Roselle Leadership Blog

Create Sustainable Growth in Leaders by Rattling their Core

Growing and sustaining leadership competence is a critical need for your organization.  A recent survey by ASTD indicated that leadership/executive level skills were the most critical gap across 10 categories of potential gaps organizations anticipate in the near future.  Identifying and nurturing high potential individuals who can move into leadership roles is a core strategy for meeting this need, along with providing development opportunities for your current group of key leaders.  But, how do you create leader growth in a way that it is sustainable?

In The Leadership Pipeline (2001), the authors suggest that at least six major transitions occur in the leadership progression from individual contributor to CEO level, and that each stage requires qualitatively different approaches.  They suggest that, to build effective leaders at all levels, organizations must identify high potential leaders early on, provide them with growth assignments, give them constructive and frequent feedback, and support them with coaching and mentoring. 

We agree.  However, we believe that sustainable growth occurs through an important paradox.  The lasting changes in leader effectiveness at various stages in the leadership pipeline are those that rattle or reorganize leaders to their very core, and at the same time, remain consistent with that core. 

Allow me to explain.  At the foundation of every leader is a unique pattern of personality characteristics and abilities.  We can assess these using standard personality inventories, as well as tests for strengths, motivated abilities, cognitive intelligence, emotional intelligence, etc.  At RLSI, we do this all the time on the front end of coaching engagements to help individual leaders and ourselves understand who they are at the core.  Moreover, we ask what energizes them and assess how their thinking patterns either support or get in the way of effective leadership.  We use all this information to help us determine who they are at the core. 

To be sustainable, growth must occur within the context of this core for each leader in your organization.  At the same time, true growth seldom occurs unless events rattle the basis upon which leaders think and respond, or circumstances force them to reorganize internally with each new stage in the leadership pipeline.  Psychologist Jean Piaget called this “accommodation” and contrasted it with “assimilation,” in which we simply incorporate new thoughts, ideas, perspectives, etc. into the mental framework we already have.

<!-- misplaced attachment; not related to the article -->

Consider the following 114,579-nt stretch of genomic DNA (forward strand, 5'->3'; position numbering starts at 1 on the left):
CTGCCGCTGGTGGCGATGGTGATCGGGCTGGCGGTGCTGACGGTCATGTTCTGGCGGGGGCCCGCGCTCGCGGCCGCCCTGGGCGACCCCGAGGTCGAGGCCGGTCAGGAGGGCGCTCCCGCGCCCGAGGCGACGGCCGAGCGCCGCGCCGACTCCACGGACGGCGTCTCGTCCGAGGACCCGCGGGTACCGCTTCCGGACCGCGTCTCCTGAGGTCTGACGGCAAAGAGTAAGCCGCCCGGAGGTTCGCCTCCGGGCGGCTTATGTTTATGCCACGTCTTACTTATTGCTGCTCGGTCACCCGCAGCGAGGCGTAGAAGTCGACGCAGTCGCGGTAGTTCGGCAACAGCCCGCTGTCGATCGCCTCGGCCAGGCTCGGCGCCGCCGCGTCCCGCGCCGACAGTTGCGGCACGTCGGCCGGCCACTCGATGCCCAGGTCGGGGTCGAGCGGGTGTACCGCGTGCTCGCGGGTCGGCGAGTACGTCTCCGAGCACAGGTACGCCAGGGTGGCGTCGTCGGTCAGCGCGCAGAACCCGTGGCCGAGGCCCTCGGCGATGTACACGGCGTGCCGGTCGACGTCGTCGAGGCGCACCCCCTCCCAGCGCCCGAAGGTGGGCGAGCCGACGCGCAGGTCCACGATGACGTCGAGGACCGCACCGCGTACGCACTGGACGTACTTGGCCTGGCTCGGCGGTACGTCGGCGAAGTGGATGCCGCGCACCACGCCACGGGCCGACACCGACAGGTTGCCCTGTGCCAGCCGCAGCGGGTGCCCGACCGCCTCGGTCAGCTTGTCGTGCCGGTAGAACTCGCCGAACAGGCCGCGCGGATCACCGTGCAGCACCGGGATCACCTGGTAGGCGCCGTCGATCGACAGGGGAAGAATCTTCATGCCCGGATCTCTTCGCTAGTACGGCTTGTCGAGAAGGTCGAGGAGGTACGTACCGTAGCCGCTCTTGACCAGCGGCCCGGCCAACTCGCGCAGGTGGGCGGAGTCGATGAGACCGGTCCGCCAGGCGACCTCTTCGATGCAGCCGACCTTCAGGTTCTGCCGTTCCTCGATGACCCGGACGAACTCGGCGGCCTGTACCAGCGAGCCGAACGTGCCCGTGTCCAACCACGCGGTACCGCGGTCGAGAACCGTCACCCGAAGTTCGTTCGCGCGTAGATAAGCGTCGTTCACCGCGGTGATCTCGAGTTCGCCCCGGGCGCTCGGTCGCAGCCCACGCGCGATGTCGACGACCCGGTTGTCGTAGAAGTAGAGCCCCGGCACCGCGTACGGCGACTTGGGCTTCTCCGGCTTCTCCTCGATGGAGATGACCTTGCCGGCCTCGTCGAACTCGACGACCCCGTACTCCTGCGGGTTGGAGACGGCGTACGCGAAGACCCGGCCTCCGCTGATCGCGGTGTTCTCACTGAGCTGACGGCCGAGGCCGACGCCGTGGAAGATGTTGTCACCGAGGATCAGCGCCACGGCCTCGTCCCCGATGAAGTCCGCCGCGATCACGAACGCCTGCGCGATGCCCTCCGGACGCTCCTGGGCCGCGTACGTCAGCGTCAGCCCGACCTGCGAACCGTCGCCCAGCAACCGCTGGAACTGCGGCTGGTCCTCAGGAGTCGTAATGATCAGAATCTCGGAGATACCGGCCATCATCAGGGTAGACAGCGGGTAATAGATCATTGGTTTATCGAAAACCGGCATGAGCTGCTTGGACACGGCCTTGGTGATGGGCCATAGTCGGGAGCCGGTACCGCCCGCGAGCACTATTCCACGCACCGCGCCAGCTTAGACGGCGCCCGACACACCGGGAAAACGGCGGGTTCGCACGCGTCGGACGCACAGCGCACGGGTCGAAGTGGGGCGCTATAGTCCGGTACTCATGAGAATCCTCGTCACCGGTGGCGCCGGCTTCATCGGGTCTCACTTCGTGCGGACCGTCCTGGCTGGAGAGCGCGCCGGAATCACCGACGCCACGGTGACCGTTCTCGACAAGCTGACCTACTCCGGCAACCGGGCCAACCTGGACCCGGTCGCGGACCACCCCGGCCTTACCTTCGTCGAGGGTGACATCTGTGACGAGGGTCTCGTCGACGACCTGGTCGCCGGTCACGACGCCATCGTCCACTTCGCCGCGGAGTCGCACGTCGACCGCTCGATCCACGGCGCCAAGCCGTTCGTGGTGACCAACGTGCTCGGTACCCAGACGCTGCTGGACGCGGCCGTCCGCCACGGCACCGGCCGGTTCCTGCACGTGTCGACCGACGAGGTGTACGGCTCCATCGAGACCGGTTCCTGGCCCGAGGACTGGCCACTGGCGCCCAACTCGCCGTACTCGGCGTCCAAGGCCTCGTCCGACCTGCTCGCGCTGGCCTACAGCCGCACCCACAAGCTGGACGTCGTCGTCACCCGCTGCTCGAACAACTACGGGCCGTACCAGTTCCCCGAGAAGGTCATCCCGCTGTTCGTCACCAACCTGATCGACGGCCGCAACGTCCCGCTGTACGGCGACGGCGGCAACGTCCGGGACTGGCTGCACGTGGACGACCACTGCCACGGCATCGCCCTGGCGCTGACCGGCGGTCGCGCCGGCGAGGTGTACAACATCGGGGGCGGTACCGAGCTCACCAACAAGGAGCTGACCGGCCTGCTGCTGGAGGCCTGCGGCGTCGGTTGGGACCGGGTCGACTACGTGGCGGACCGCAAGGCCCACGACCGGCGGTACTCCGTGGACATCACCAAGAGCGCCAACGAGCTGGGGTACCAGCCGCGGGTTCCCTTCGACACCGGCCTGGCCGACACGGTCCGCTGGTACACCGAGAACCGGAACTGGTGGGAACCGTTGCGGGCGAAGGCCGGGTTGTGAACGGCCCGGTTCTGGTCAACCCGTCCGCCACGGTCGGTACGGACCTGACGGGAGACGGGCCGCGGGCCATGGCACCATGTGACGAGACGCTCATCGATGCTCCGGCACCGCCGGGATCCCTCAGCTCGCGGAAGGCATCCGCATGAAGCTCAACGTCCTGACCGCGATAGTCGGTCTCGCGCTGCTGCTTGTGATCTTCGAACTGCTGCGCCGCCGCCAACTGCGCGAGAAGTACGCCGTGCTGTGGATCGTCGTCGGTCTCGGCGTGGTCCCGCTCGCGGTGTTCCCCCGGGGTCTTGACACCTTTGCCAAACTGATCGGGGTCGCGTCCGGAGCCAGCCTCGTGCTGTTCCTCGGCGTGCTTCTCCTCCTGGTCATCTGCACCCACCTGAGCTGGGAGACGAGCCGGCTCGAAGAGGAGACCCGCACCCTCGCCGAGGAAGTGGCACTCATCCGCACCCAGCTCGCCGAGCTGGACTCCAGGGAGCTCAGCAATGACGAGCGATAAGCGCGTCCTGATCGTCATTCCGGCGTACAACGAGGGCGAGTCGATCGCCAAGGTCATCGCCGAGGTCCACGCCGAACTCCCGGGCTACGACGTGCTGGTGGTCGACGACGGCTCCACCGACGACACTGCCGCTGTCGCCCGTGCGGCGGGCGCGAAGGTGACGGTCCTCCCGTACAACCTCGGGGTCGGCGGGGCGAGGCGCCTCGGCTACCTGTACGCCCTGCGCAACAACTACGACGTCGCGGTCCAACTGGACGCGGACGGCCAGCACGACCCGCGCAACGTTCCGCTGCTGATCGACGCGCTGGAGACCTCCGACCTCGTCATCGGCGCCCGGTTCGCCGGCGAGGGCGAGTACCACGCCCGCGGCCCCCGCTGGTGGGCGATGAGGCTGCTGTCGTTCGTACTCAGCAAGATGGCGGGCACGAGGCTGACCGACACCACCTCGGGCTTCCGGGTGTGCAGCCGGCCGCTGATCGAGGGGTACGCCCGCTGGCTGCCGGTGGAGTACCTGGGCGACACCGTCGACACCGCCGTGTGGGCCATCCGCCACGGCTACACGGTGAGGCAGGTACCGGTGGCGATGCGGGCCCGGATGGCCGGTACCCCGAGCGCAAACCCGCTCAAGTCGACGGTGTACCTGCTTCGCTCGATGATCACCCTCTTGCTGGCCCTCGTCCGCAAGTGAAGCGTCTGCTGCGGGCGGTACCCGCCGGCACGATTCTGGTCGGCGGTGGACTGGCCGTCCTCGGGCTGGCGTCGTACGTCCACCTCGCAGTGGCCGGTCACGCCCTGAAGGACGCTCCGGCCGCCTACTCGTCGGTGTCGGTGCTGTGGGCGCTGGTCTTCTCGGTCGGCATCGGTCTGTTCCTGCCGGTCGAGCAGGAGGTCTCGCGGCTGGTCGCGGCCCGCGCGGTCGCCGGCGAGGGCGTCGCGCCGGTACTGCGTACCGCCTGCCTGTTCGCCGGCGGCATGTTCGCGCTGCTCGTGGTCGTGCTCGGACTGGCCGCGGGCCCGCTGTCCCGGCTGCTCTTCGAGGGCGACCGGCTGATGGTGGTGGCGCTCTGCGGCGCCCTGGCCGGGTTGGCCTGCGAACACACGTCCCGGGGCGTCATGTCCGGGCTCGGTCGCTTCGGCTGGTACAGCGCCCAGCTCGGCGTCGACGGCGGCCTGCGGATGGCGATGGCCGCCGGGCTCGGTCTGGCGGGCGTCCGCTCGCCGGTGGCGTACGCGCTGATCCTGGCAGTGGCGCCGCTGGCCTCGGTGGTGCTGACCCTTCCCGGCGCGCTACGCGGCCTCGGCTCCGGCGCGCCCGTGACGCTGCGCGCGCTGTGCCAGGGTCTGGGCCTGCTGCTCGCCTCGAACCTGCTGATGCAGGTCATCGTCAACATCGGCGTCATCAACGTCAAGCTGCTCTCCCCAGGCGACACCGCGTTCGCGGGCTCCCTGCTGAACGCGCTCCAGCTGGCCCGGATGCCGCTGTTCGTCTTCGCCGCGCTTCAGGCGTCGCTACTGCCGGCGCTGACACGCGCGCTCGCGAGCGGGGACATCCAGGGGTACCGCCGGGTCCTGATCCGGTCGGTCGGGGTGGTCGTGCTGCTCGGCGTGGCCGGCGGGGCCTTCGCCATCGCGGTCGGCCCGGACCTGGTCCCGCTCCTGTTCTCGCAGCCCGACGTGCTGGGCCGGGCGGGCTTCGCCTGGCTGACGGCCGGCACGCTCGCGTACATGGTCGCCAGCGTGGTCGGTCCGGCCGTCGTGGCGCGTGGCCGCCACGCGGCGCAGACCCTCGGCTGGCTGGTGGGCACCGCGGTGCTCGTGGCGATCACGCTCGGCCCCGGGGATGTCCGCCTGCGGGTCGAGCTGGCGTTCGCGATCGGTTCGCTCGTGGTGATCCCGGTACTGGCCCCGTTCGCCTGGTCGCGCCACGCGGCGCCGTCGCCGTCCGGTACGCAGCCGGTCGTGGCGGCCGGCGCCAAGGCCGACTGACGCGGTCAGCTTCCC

In accommodation, however, we recognize the need to reorganize our internal framework in order to take into account our new experiences.  For most people, heading off to college for the first time is a clear example of needing to accommodate to a whole new existence that we had not imagined previously.  Other major life events like marriage, death of a close loved one, or the birth of children similarly cause most people to accomodate in order to take into account dramatically different circumstances.

Joe Folkman (The Power of Feedback, 2006) makes the case that genuine change in behavior requires changing core beliefs.  Not who we are at the core, but how we think about things and make sense of circumstances.  Folkman emphasizes that lasting behavioral changes are those that feel natural and consistent with our core character and personal style.  These two principles form the basis for this seeming paradox:

  • To shift our approach and show evidence of true growth, we must accommodate to new circumstances and demands by changing some of our core beliefs, which then shifts our behaviors; however,
  • To sustain this growth, we must stay within the boundaries of our core personality, abilities, and motivations.

At RLSI, we see this most clearly in our executive coaching.  Using a framework from my book, Fearless Leadership (2006), we help leaders recognize how irrational fears and faulty beliefs can become obstacles to high performance behaviors.  We coach leaders to recognize the symptoms when they begin to react poorly to situations, and we teach them how to create a set of healthy beliefs to shift their core thinking.  In the words of the paradox, above, we provide tools for shifting some of their core beliefs.  The beliefs we typically focus on are those they have held for many years, but have not examined closely.  For example, a leader might have operated for decades on the belief that she must always be correct and show no faults, or that he must avoid conflict situations and make sure that people do not become upset.  These kinds of faulty beliefs can undermine a leader’s success, especially when paired with irrational fears about looking incompetent or being rejected by senior management. 

You can use the two components of this paradox when growing leaders in your organization.  Find challenging tasks or problems, new reporting relationships, or different team assignments that will stretch the competence and confidence of your high potential and key leaders.  Use the experiences to identify faulty beliefs and approaches that limit their effectiveness, and help them accommodate to become more effective as a result.  However, as you put them in situations and provide support to help them change their faulty beliefs, make sure you affirm who they are at the core (their strengths, unique personality/style, motivators, etc.).  To sustain the growth, it is critical that they do not conclude that they must change who they are in order to be successful at the next level.